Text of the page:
Life in a Wyoming Mining Town in the mid 1800’s
My rating: 4 out of 5
This historical novel tells the tale of a Chinese baby taken in by an American family of coal miners, and her life over the next 17 years. The story shows the difficulty of growing up in a town where you are “different” and no-one wants to be your friend because of that. The American miners feel the Chinese are taking their livelihood away, and with no-one “tryin’ to understand anyone else” racial tensions rise as the book progresses. Liz Harris skillfully takes the reader into the heart of American mining households in the mid 1800’s and the book’s themes include schooling, the everyday life of the miners, shopkeepers and others in the community plus the lives of women in such a town.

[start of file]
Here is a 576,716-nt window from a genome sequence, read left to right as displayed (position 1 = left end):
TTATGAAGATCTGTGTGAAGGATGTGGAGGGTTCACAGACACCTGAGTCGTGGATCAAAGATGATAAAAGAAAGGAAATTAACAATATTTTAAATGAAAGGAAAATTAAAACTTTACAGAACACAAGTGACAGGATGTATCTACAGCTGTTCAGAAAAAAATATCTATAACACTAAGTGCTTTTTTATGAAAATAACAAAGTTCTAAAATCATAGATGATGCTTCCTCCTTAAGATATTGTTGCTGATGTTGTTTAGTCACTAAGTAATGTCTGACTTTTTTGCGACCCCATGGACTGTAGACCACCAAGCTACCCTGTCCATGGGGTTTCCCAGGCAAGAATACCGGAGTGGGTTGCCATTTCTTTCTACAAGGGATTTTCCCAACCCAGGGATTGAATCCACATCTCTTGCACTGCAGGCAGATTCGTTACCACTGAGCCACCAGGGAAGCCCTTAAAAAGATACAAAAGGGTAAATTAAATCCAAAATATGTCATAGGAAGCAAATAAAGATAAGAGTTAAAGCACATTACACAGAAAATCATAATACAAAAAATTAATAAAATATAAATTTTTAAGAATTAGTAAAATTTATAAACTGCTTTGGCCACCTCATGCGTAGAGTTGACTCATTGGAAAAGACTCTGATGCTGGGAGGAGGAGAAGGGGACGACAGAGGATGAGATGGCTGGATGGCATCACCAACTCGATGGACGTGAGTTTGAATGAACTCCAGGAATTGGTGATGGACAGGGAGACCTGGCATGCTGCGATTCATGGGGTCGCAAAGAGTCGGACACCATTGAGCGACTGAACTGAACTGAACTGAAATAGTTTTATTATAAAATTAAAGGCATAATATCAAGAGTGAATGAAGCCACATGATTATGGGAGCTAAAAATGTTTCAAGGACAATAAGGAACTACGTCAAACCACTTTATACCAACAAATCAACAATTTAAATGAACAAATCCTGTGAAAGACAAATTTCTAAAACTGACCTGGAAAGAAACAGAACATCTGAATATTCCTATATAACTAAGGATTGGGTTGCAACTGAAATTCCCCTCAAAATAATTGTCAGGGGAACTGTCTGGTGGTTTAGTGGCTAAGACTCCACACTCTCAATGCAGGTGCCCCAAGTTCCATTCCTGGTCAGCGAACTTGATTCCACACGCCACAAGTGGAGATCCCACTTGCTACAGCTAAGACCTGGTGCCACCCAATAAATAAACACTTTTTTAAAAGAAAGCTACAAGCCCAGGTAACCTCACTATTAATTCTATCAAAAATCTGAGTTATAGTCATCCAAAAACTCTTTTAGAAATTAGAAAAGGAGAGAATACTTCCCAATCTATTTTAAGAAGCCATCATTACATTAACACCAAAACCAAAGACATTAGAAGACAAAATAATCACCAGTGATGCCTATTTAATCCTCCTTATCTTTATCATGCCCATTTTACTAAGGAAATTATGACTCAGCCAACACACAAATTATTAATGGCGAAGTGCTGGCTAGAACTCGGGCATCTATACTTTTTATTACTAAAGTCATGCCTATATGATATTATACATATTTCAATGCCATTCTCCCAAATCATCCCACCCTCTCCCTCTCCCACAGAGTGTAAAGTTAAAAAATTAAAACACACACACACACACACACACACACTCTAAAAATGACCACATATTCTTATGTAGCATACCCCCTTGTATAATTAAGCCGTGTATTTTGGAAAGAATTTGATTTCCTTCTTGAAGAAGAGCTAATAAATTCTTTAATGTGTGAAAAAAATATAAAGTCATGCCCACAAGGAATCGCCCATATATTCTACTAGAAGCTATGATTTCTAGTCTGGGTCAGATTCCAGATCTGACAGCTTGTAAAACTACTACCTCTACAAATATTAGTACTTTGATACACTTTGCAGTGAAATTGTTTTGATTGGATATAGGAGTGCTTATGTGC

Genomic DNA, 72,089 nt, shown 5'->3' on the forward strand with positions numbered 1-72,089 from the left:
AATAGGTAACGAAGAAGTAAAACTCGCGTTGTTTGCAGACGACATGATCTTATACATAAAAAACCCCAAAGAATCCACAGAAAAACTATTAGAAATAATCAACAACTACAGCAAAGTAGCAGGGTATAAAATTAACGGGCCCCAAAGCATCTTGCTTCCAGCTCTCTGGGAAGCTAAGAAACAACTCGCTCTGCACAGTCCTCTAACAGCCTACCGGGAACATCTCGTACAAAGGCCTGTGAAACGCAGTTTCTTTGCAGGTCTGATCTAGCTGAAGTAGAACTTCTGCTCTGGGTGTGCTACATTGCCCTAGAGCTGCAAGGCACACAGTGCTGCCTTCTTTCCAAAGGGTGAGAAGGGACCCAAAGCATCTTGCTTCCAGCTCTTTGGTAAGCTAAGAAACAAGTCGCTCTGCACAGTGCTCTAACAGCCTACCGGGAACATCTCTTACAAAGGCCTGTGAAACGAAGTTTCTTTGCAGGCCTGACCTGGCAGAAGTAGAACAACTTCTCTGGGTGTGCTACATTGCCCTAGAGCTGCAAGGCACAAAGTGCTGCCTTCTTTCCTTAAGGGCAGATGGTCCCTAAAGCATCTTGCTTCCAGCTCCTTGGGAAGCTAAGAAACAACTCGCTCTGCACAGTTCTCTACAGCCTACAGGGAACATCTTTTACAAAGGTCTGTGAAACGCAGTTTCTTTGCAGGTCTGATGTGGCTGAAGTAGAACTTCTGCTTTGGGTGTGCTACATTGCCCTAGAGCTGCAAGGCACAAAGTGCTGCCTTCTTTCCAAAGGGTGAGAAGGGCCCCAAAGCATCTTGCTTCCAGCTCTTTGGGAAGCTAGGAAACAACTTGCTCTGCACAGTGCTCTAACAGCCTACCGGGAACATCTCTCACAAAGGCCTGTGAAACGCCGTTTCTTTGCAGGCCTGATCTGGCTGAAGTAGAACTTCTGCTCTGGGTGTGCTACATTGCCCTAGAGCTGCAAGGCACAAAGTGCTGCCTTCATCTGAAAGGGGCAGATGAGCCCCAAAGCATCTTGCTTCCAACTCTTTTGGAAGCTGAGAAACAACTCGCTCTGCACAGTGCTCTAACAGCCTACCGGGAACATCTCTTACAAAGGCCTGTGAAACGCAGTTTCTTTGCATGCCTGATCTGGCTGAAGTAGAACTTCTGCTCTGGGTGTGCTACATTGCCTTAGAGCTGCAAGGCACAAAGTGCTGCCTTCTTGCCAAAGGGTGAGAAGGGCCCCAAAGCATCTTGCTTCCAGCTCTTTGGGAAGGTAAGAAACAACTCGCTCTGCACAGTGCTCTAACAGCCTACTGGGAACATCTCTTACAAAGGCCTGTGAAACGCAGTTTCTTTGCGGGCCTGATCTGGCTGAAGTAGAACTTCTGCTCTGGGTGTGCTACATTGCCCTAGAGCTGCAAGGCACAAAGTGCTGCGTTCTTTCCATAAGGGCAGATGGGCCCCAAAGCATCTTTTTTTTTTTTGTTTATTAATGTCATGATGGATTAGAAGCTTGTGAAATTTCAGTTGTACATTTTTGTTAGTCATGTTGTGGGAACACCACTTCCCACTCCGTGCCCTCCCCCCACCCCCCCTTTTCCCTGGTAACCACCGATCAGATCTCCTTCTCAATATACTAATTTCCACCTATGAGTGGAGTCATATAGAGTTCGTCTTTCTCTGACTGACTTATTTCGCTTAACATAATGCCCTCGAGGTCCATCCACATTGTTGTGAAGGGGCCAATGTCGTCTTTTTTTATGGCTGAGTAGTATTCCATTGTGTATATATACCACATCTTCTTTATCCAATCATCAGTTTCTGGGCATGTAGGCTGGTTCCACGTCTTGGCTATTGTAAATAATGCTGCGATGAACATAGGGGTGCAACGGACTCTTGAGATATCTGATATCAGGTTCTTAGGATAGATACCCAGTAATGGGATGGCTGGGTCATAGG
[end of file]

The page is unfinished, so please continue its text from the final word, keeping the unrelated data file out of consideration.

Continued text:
This is the second book by Liz Harris that I have read (the first being “A Bargain Struck“), and again with this book you feel that you are there observing the action from just outside an open window. Through the writing you can visualise the town and the homes, and the everyday lives of folk, and it is this attention to historical detail that makes her novels come alive for me.